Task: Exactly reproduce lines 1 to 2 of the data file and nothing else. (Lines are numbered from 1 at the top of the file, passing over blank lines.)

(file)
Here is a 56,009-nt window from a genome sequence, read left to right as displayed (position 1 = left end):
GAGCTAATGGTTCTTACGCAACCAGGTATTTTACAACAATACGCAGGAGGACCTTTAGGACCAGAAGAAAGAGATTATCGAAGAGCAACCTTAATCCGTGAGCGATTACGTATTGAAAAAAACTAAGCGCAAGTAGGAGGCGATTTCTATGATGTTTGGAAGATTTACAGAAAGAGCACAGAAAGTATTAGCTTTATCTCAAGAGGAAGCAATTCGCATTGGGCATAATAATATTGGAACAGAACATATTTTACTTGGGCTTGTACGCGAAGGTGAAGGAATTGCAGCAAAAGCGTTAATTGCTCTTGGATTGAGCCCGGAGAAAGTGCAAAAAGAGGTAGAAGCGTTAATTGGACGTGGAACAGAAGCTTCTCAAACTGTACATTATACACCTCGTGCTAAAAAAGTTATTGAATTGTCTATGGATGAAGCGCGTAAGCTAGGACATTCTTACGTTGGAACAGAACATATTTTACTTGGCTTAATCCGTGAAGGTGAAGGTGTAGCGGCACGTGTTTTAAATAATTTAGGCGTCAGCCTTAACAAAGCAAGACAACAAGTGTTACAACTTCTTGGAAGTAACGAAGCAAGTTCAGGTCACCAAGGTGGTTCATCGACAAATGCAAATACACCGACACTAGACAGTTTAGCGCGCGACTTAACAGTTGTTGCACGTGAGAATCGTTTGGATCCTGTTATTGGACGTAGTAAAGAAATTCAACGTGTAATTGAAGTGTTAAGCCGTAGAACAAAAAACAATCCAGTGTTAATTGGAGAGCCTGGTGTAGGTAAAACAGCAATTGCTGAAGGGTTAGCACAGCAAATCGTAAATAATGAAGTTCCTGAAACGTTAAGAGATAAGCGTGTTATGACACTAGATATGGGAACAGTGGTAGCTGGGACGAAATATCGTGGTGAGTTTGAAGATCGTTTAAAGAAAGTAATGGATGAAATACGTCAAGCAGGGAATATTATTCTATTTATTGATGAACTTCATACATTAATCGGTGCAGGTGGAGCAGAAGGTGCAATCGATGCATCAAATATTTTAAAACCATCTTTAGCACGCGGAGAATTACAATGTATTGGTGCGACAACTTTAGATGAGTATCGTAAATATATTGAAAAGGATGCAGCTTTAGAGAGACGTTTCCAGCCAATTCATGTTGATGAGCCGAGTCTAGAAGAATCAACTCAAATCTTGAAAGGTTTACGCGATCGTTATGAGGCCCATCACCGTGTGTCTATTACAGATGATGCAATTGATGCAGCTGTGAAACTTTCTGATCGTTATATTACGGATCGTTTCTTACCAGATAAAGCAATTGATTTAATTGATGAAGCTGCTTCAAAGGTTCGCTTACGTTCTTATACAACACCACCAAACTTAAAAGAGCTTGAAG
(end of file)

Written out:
Here is a 56,009-nt window from a genome sequence, read left to right as displayed (position 1 = left end):
GAGCTAATGGTTCTTACGCAACCAGGTATTTTACAACAATACGCAGGAGGACCTTTAGGACCAGAAGAAAGAGATTATCGAAGAGCAACCTTAATCCGTGAGCGATTACGTATTGAAAAAAACTAAGCGCAAGTAGGAGGCGATTTCTATGATGTTTGGAAGATTTACAGAAAGAGCACAGAAAGTATTAGCTTTATCTCAAGAGGAAGCAATTCGCATTGGGCATAATAATATTGGAACAGAACATATTTTACTTGGGCTTGTACGCGAAGGTGAAGGAATTGCAGCAAAAGCGTTAATTGCTCTTGGATTGAGCCCGGAGAAAGTGCAAAAAGAGGTAGAAGCGTTAATTGGACGTGGAACAGAAGCTTCTCAAACTGTACATTATACACCTCGTGCTAAAAAAGTTATTGAATTGTCTATGGATGAAGCGCGTAAGCTAGGACATTCTTACGTTGGAACAGAACATATTTTACTTGGCTTAATCCGTGAAGGTGAAGGTGTAGCGGCACGTGTTTTAAATAATTTAGGCGTCAGCCTTAACAAAGCAAGACAACAAGTGTTACAACTTCTTGGAAGTAACGAAGCAAGTTCAGGTCACCAAGGTGGTTCATCGACAAATGCAAATACACCGACACTAGACAGTTTAGCGCGCGACTTAACAGTTGTTGCACGTGAGAATCGTTTGGATCCTGTTATTGGACGTAGTAAAGAAATTCAACGTGTAATTGAAGTGTTAAGCCGTAGAACAAAAAACAATCCAGTGTTAATTGGAGAGCCTGGTGTAGGTAAAACAGCAATTGCTGAAGGGTTAGCACAGCAAATCGTAAATAATGAAGTTCCTGAAACGTTAAGAGATAAGCGTGTTATGACACTAGATATGGGAACAGTGGTAGCTGGGACGAAATATCGTGGTGAGTTTGAAGATCGTTTAAAGAAAGTAATGGATGAAATACGTCAAGCAGGGAATATTATTCTATTTATTGATGAACTTCATACATTAATCGGTGCAGGTGGAGCAGAAGGTGCAATCGATGCATCAAATATTTTAAAACCATCTTTAGCACGCGGAGAATTACAATGTATTGGTGCGACAACTTTAGATGAGTATCGTAAATATATTGAAAAGGATGCAGCTTTAGAGAGACGTTTCCAGCCAATTCATGTTGATGAGCCGAGTCTAGAAGAATCAACTCAAATCTTGAAAGGTTTACGCGATCGTTATGAGGCCCATCACCGTGTGTCTATTACAGATGATGCAATTGATGCAGCTGTGAAACTTTCTGATCGTTATATTACGGATCGTTTCTTACCAGATAAAGCAATTGATTTAATTGATGAAGCTGCTTCAAAGGTTCGCTTACGTTCTTATACAACACCACCAAACTTAAAAGAGCTTGAAG